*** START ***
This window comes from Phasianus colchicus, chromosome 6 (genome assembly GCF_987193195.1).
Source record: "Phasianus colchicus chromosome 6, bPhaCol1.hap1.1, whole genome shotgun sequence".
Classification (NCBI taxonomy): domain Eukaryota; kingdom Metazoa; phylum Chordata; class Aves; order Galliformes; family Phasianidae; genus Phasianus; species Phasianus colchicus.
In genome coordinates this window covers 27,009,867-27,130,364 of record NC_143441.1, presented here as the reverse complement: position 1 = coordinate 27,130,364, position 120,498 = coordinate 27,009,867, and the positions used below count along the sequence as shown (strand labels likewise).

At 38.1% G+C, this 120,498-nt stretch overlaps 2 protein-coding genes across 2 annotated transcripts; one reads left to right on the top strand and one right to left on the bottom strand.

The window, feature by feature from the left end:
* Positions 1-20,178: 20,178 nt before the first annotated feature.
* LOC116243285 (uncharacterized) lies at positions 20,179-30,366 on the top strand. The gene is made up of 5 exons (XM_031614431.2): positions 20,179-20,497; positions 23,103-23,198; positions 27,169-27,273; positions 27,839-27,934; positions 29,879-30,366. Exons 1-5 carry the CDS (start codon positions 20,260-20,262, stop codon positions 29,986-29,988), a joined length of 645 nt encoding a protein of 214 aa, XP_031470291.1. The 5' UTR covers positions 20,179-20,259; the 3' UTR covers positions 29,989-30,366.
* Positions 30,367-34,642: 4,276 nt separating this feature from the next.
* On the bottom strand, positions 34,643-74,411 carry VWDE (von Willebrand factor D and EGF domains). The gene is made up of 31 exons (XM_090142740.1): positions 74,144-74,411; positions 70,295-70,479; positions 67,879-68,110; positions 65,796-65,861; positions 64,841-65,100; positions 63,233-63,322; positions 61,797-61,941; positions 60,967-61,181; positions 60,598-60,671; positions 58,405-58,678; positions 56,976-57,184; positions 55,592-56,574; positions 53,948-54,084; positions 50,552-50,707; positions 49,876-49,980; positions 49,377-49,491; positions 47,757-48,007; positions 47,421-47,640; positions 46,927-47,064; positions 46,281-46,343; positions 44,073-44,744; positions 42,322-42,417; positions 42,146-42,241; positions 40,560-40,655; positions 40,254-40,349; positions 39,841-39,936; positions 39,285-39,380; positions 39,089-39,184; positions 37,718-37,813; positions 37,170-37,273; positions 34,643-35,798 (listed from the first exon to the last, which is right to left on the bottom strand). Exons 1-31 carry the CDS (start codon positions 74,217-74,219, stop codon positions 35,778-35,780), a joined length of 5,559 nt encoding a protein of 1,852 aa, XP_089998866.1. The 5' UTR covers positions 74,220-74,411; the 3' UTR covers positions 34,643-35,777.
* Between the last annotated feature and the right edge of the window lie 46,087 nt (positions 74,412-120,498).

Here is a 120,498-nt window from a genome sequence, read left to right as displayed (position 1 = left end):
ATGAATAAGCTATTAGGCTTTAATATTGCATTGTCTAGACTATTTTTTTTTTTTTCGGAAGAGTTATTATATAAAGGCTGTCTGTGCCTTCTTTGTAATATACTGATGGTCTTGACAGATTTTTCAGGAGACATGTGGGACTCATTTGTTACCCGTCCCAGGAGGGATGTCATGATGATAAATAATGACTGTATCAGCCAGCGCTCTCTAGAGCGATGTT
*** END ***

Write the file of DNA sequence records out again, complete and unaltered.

This window comes from Phasianus colchicus, chromosome 6 (genome assembly GCF_987193195.1).
Source record: "Phasianus colchicus chromosome 6, bPhaCol1.hap1.1, whole genome shotgun sequence".
Classification (NCBI taxonomy): domain Eukaryota; kingdom Metazoa; phylum Chordata; class Aves; order Galliformes; family Phasianidae; genus Phasianus; species Phasianus colchicus.
In genome coordinates this window covers 27,009,867-27,130,364 of record NC_143441.1, presented here as the reverse complement: position 1 = coordinate 27,130,364, position 120,498 = coordinate 27,009,867, and the positions used below count along the sequence as shown (strand labels likewise).

At 38.1% G+C, this 120,498-nt stretch overlaps 2 protein-coding genes across 2 annotated transcripts; one reads left to right on the top strand and one right to left on the bottom strand.

The window, feature by feature from the left end:
* Positions 1-20,178: 20,178 nt before the first annotated feature.
* LOC116243285 (uncharacterized) lies at positions 20,179-30,366 on the top strand. The gene is made up of 5 exons (XM_031614431.2): positions 20,179-20,497; positions 23,103-23,198; positions 27,169-27,273; positions 27,839-27,934; positions 29,879-30,366. Exons 1-5 carry the CDS (start codon positions 20,260-20,262, stop codon positions 29,986-29,988), a joined length of 645 nt encoding a protein of 214 aa, XP_031470291.1. The 5' UTR covers positions 20,179-20,259; the 3' UTR covers positions 29,989-30,366.
* Positions 30,367-34,642: 4,276 nt separating this feature from the next.
* On the bottom strand, positions 34,643-74,411 carry VWDE (von Willebrand factor D and EGF domains). The gene is made up of 31 exons (XM_090142740.1): positions 74,144-74,411; positions 70,295-70,479; positions 67,879-68,110; positions 65,796-65,861; positions 64,841-65,100; positions 63,233-63,322; positions 61,797-61,941; positions 60,967-61,181; positions 60,598-60,671; positions 58,405-58,678; positions 56,976-57,184; positions 55,592-56,574; positions 53,948-54,084; positions 50,552-50,707; positions 49,876-49,980; positions 49,377-49,491; positions 47,757-48,007; positions 47,421-47,640; positions 46,927-47,064; positions 46,281-46,343; positions 44,073-44,744; positions 42,322-42,417; positions 42,146-42,241; positions 40,560-40,655; positions 40,254-40,349; positions 39,841-39,936; positions 39,285-39,380; positions 39,089-39,184; positions 37,718-37,813; positions 37,170-37,273; positions 34,643-35,798 (listed from the first exon to the last, which is right to left on the bottom strand). Exons 1-31 carry the CDS (start codon positions 74,217-74,219, stop codon positions 35,778-35,780), a joined length of 5,559 nt encoding a protein of 1,852 aa, XP_089998866.1. The 5' UTR covers positions 74,220-74,411; the 3' UTR covers positions 34,643-35,777.
* Between the last annotated feature and the right edge of the window lie 46,087 nt (positions 74,412-120,498).

Here is a 120,498-nt window from a genome sequence, read left to right as displayed (position 1 = left end):
ATGAATAAGCTATTAGGCTTTAATATTGCATTGTCTAGACTATTTTTTTTTTTTTCGGAAGAGTTATTATATAAAGGCTGTCTGTGCCTTCTTTGTAATATACTGATGGTCTTGACAGATTTTTCAGGAGACATGTGGGACTCATTTGTTACCCGTCCCAGGAGGGATGTCATGATGATAAATAATGACTGTATCAGCCAGCGCTCTCTAGAGCGATGTT